The golden era of monograph publishing did not last long. The 1970s brought the reduction in higher education funding, which affected university presses and libraries in Australia. Cuts in library budgets, combined with significant price increases of journal subscriptions, started a decline in the purchasing of scholarly monographs, particularly in the humanities and social sciences; a decline that continues to the present owing to the ever-growing cost of journal subscriptions, the impact of the global financial crisis and vagaries of government funding.
With declining monographs sales and diminishing financial support from host universities, presses were forced to look for new sources of revenue or be closed down, which was the fate of presses at ANU, Sydney, Deakin and La Trobe for example. Other presses expanded their publishing operation to include new, money-generating markets of textbook, professional and trade publishing.
Four university presses (MUP, UNSW Press, UWAP and UQP) were restructured with a more commercial focus at the cost of their scholarly publishing programs. The management of these four presses reduced or stopped altogether the loss-making academic monograph publishing in an attempt to make the presses commercially viable and save them from closures. Instead they focused on books for the general readership including fiction, general non-fiction, children’s books, illustrated reference books or textbooks.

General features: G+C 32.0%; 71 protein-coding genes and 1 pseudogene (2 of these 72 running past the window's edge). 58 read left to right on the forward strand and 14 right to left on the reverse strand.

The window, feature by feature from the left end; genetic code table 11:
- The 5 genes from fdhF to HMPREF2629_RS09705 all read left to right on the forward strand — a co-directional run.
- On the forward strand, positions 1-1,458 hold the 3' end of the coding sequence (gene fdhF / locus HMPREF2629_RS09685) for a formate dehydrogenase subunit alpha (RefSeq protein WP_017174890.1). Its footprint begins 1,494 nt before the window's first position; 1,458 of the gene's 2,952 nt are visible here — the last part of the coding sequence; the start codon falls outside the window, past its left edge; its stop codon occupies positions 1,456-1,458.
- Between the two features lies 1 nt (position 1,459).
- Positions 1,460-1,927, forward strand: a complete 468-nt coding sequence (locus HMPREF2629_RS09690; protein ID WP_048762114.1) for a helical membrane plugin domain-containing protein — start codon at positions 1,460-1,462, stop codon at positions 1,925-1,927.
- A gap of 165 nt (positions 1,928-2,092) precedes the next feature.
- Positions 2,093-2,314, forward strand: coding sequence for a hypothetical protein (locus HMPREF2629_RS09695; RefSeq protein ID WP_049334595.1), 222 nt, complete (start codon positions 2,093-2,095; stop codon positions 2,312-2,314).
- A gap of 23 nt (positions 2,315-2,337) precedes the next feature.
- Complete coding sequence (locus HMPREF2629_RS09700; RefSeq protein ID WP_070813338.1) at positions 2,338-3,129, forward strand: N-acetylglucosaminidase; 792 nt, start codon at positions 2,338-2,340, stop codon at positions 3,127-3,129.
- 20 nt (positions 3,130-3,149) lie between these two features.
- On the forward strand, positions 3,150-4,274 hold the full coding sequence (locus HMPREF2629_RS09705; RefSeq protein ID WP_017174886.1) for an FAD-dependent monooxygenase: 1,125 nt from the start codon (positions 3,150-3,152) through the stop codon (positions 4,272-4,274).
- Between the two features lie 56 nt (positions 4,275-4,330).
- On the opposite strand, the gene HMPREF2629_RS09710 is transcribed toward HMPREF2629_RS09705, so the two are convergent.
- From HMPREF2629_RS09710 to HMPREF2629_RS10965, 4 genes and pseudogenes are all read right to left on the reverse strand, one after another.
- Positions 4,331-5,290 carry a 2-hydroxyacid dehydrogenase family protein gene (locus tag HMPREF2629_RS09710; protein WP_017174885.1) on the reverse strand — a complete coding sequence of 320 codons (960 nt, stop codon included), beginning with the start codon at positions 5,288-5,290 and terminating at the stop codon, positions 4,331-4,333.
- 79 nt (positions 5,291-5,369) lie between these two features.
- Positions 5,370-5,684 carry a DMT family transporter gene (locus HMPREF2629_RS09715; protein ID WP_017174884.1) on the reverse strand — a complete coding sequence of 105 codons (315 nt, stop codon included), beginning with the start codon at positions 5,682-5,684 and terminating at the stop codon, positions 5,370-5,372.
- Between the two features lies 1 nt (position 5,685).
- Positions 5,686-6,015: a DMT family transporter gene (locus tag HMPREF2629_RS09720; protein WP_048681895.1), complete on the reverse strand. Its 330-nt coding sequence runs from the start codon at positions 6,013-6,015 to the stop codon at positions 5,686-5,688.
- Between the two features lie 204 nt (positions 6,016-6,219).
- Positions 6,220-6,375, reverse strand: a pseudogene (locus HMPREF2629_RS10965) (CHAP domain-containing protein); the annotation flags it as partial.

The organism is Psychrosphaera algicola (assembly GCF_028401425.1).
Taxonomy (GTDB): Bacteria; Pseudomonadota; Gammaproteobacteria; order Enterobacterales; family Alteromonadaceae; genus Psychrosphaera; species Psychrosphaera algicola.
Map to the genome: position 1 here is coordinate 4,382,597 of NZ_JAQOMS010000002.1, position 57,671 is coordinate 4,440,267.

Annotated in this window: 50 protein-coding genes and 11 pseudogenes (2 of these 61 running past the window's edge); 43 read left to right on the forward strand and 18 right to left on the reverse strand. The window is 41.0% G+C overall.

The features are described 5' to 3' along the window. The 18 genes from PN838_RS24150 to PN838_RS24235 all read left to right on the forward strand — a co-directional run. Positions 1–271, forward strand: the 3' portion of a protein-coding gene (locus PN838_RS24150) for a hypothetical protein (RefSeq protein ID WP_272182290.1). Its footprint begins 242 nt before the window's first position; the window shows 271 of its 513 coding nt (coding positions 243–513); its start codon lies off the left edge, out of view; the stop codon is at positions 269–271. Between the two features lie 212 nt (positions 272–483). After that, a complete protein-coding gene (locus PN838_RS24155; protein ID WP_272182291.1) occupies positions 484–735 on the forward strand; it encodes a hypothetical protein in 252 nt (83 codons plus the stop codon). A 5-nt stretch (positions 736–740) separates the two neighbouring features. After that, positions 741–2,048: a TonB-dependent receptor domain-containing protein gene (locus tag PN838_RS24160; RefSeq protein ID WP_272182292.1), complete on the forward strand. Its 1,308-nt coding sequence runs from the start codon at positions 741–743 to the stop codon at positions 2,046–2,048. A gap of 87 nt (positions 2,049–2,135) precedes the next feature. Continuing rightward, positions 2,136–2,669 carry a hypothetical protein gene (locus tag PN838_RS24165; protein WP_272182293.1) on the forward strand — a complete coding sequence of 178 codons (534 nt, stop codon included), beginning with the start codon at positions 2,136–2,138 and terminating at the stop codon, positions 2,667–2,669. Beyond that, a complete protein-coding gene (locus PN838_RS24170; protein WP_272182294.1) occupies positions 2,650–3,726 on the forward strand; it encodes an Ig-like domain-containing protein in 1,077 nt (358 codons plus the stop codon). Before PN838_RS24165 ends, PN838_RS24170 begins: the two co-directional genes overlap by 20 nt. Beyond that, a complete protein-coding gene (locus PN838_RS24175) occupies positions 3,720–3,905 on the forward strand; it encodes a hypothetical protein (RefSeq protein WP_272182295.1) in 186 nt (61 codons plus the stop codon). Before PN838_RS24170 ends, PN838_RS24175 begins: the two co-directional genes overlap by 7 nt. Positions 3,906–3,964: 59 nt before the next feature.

Over the years the four presses have become established cultural institutions that contribute greatly to the intellectual and political life of Australia launching the careers of celebrated authors such as David Malouf, Peter Carey and Kate Grenville (UQP), as well as publishing headline-grabbing biographies and memoirs of top politicians (MUP). These contributions, however, rarely fit in the category of scholarly publishing as defined by HERDC and ERA.
Apart from the four university presses, there are very few conventional publishing houses that publish monographs in Australia such as CSIRO Publishing in Melbourne (science), Australian Scholarly Publishing in Melbourne (social sciences and humanities), Federation Press in Sydney (law and government), Academic Press in Brisbane (psychology) and Crossing Press in Adelaide (histories of Australian minorities).
The new generation of university presses